Two pilots were killed in Australia Wednesday and Thursday in separate crashes while they were fighting or supporting bushfires in New South Wales.
On Wednesday Peter Brereton, 60, was killed when his light plane crashed on his way back from dropping off spare parts for a helicopter used in the fire fighting efforts on the south coast of NSW October 23, 2013. After he did not return as expected a search located the wreckage Thursday morning in rugged terrain near Mt Hotham in Victoria. Eight helicopters and two fixed wing planes were involved in the search for the Cessna. He had recently retired from the Country Fire Authority as an Operations Officer for District 22 that covers Shepparton.
David Black, 43, died when his Dromader single engine air tanker crashed while fighting a fire at Wirritin in Budawang National Park, 40 kilometers west of Ulladulla, around 10 a.m. on October 24, 2013. The Australian network ABC reported that a wing snapped off the aircraft before it went down. The crash started another bushfire which, along with high winds, was hampering efforts to reach the pilot. Other firefighting aircraft were called to the area and were attempting to slow the spread of the fire.
Our sincere condolences go out to the families and coworkers of both pilots.
The video below of a bushfire was shot by an unmanned helicopter near Lithgow, a city in the Central Tablelands of New South Wales, Australia. While there are several issues that would need to be addressed to deploy one safely over an active wildfire, the benefits of having live aerial streaming video available to firefighters on the ground could be enormous.
Jet Blue painted an Airbus A320 in red to honor the firefighters of the Fire Department of New York City. At 7:20 a.m. Wednesday the aircraft with the FDNY logo on the tail flew at 2,000 feet over the Hudson River in New York from the Verrazano Bridge to the George Washington Bridge.
MyFoxNY has a video of the flyover; fast forward to 2:15 to get a good look at the aircraft.
Airbus Military has begun tests near Cordoba, Spain of a C295 aircraft modified as an air tanker. The flights went well, according to the company, and further tests are planned in the near future to make a more detailed analysis of the C295 as a firefighter aircraft.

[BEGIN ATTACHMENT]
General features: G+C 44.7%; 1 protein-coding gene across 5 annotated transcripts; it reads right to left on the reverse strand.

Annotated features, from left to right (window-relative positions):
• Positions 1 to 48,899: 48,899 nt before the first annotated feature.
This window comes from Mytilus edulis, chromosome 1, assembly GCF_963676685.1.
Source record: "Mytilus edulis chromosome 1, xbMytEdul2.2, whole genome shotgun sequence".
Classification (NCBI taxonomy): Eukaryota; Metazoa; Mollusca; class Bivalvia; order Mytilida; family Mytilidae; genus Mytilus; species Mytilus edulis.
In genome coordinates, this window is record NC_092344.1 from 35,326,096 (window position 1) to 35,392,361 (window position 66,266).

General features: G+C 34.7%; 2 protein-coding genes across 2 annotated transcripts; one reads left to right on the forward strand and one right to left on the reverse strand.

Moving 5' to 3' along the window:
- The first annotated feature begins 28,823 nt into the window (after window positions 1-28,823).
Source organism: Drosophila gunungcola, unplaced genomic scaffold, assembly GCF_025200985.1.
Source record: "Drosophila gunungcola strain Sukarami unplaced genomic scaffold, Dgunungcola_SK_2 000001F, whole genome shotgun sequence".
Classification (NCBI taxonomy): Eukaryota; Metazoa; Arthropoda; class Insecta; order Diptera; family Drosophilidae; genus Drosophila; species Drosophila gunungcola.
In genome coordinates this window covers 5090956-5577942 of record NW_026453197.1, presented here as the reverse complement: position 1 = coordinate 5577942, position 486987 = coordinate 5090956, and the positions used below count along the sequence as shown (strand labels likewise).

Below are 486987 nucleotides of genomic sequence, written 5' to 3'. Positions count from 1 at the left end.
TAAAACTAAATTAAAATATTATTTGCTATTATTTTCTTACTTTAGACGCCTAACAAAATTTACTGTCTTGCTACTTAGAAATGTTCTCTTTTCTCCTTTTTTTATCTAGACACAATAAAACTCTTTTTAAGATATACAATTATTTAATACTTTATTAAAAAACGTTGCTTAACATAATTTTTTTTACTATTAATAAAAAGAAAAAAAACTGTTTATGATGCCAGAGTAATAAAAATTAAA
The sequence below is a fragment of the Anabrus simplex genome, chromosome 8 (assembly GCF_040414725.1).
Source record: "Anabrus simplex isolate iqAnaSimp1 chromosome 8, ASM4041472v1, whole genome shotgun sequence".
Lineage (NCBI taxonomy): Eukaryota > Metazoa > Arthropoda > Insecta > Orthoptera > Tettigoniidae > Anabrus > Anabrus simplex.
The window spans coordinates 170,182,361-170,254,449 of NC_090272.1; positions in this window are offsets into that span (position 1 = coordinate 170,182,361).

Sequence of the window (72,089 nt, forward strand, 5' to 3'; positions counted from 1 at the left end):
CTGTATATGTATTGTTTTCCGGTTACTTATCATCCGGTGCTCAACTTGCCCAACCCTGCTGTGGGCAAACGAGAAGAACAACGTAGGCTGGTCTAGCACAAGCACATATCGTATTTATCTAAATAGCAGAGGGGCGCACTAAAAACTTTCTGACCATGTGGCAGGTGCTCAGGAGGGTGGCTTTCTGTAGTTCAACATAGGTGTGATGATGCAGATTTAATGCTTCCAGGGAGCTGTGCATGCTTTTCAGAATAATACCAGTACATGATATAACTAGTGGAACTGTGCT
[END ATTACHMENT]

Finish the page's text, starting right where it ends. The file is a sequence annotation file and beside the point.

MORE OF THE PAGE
The C295 looks similar to the C-27J but it has less impressive performance. According to Wikipedia (see the links above) the payload capacity of the C295 is about 5,000 pounds less and the engines have 57 percent of the horsepower of the C-27J. It would probably carry about 400 gallons less retardant than the C-27J, with a capacity of around 1,400 to 1,700 gallons is our guess.
Rumor has it that France is considering replacing their fleet of Conair Turbocats, which are retrofitted Grumman S-2 Trackers.
The U.S. Forest Service has scheduled an “Airtanker and Water Scooper Forum” to be held in Boise November 19-20, 2013. Today they posted a notice about it at the GSA site that is normally used for solicitations about contracts and requests for proposals, fbo.gov — an odd way to advertise a conference. It even has a Solicitation Number (SN-2014-01). But, almost everything the federal government does concerning fire aviation is odd.
This is rather short notice for a meeting like this.
The topics include:
Questions (preferably submitted in advance) and answers.
Review of accidents.
Future strategy for airtankers, VLATs, and water scoopers: next-gen, legacy, budgets, fleet design, aerial supervision, policy and operational changes, pilot practical test standards.
Technology: ATU, AFF, AFUE.
Aviation program updates: FAS-AVID report, night flying, public aircraft operations, retardant avoidance areas.
The Australian government has been contracting for Erickson Air-Crane helicopters during their down-under fire seasons since ”Millie” (N223AC) was deployed there in 1997. They seem to have a special fondness for the ships which can carry 2,650 gallons of water, especially since the 2001-2002 bushfire season when ”Georgia Peach” (N154AC) and “Incredible Hulk” (N164AC), were rushed out from the U.S.A on board a Russian Antonov An-124 air freighter to assist with bushfires near Sydney, working with “Elvis” which was already “in the building”.
Their fire season this year has caught the Aussies by surprise, starting in New South Wales weeks earlier than usual — before the contract for the Sky-Cranes begins. While at least two Air-Cranes had already been shipped to the country from Greece by air freighter, not all of the flight crews had arrived when dozens of very large bush fires broke out that so far have burned about 200 homes and caused the death of one person. There is a bit of a controversy going on with some residents not able to understand why the huge helicopters can’t be used to fight fires without a flight crew.
Another video has been produced about the 43rd Grupo (Group) Firefighting Squadron of the Spanish Air Force commissioned in 1971 when the first Canadair CL-215 arrived in the country. During four decades and 150,000 flight hours, the Squadron has suffered 9 fatal accidents, with a total of 15 casualties and the loss of 25% of its fleet. War-fighting in peace time. Ten years have passed since that last accident, and this video honors those young aviators who gave it all.